Card sorting is a great way to test content organization. Each card represents a page on the website or application with the wording of the page title. Users organize cards in the way that makes sense to them. Card sorts also test to see if the words on the cards fit the audience. If users don't understand the words onthe cards, they won't know how to find the information they seek.
The following screenshots show an online card sort. These tests are easy to set up, and they can reach more users than in-person testing. Their results speed up the creation of project action items. The first screen depicts the online card sorting exercise where users group cards, the second shows us the results of how often certain cards were grouped together.
From what we learn in the card sort test, we create a site map. The site map is a visual representation that shows us the organizational structure of and how users will be able to navigate the website.
Using the sitemap, we can test the navigation paths by creating user tasks like “Imagine you want to learn more about removing red eye from photographs. How would you navigate to that page?” and test how easily test users were able to find the right page. Just like card sorting, site map testing can be performed online, to allow quick and easy test set-up and to expedite analysis of test results.
We track the number of successes and failures in navigating through the task. These numbers measure the effectiveness of the sitemap organization. The results also reveal the various paths people took to find their content. This knowledge allows us to adjust the sitemap to meet user expectations.
These online tests, for card sorting and site map, show us what people did. But they do not allow us to speak with the user to delve more deeply into issues they may have had. If we find many remaining issues after conducting these online tests, we might conduct in-person tests to get more qualitative data to help us structure the site content to meet the users' needs.
Once the sitemap is pretty clearly organized, wireframes help visualize how that navigation structure works with page layouts. Wireframes are like blueprints for a house. They show where content elements will reside on a page. They also show the types of content interactions available to users, such as how they navigate from page to page or interact with elements on the page.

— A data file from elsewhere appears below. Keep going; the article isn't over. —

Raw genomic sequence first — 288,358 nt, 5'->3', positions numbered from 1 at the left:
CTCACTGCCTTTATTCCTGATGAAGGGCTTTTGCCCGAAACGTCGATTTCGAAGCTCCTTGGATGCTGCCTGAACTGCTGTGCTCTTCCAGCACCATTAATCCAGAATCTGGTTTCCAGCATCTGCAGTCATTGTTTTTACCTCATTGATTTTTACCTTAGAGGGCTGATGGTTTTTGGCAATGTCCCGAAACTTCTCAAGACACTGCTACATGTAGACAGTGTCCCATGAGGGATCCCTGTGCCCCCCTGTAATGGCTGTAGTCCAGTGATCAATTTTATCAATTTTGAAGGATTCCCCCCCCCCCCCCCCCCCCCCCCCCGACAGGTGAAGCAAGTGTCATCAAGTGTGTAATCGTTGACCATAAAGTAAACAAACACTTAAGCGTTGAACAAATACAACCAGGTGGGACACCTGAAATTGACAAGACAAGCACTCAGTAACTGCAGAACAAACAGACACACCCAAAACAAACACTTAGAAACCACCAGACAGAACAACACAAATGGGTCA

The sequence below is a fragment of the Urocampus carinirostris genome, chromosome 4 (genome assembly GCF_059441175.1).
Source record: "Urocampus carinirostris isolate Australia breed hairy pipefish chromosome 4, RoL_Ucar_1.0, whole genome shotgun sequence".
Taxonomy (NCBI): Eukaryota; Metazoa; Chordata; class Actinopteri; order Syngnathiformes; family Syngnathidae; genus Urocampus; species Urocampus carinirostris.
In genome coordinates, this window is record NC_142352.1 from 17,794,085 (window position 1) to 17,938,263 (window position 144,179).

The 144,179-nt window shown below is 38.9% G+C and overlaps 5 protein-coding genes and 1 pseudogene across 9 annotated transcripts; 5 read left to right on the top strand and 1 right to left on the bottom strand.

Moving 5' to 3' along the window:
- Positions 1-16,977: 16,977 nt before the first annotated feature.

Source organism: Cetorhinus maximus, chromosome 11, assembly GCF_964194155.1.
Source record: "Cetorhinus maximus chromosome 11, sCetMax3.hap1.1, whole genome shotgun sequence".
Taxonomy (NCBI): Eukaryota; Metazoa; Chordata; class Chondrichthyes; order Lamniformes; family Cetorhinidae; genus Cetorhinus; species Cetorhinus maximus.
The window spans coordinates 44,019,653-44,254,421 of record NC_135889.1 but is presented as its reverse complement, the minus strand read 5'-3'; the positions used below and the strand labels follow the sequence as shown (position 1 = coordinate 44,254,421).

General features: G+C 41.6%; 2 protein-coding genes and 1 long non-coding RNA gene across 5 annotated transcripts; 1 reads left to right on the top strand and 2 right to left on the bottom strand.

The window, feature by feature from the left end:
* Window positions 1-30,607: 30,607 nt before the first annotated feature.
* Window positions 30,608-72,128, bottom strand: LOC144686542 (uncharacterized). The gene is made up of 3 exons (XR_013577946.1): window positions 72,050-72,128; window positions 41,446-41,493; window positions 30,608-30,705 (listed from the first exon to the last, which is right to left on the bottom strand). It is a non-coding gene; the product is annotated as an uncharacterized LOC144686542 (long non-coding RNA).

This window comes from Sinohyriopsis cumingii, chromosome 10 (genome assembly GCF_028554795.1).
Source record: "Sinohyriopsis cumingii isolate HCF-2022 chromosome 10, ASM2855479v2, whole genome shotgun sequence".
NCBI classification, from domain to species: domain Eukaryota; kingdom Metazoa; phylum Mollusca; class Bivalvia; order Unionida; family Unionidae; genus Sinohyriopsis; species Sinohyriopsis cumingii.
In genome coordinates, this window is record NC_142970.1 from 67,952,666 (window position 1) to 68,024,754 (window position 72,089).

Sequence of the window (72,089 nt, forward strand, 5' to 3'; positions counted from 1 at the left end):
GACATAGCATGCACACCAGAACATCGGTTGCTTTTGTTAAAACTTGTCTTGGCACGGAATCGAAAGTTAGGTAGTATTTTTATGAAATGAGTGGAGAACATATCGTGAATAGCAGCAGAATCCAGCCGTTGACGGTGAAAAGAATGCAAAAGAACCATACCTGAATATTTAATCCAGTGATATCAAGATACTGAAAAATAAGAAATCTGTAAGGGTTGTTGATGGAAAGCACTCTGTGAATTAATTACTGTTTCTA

For this mobile app, we conducted online testing to see if users were able to navigate to complete a given task, i.e., to find a parking space in Chicago near a particular restaurant. The test results showed us where on the wireframes people clicked during the test.
The test also told us success and failure rates and time on task. All this useful information helps us to see if users find our solution for the task acceptable. It can set benchmarks for variations of the design, so we can determine which variation best serves users.
We can conduct a different type of online wireframe test to gather comments and feedback from users. In another mobile app, we conducted remote, unmoderated testing, in which users were asked to join a study group in a school resource app. We could watch the video to see how they completed the task, and we could hear their running commentary.
This think-out-loud feedback is invaluable.
We start with the contextual inquiry, where we watch and hear to learn what users need. But we don’t stop there. We gather similar feedback at later stages of the project; we want to know for sure that we are meeting user expectations.
We place importance on gathering different types of data (for example, quantitative data like how long it took to complete a task and qualitative data like if the user said they thought the task was easy to complete).
All of our testing teaches us, at every step of the way, how to build the right thing and build it right for ease of use – as determined by users.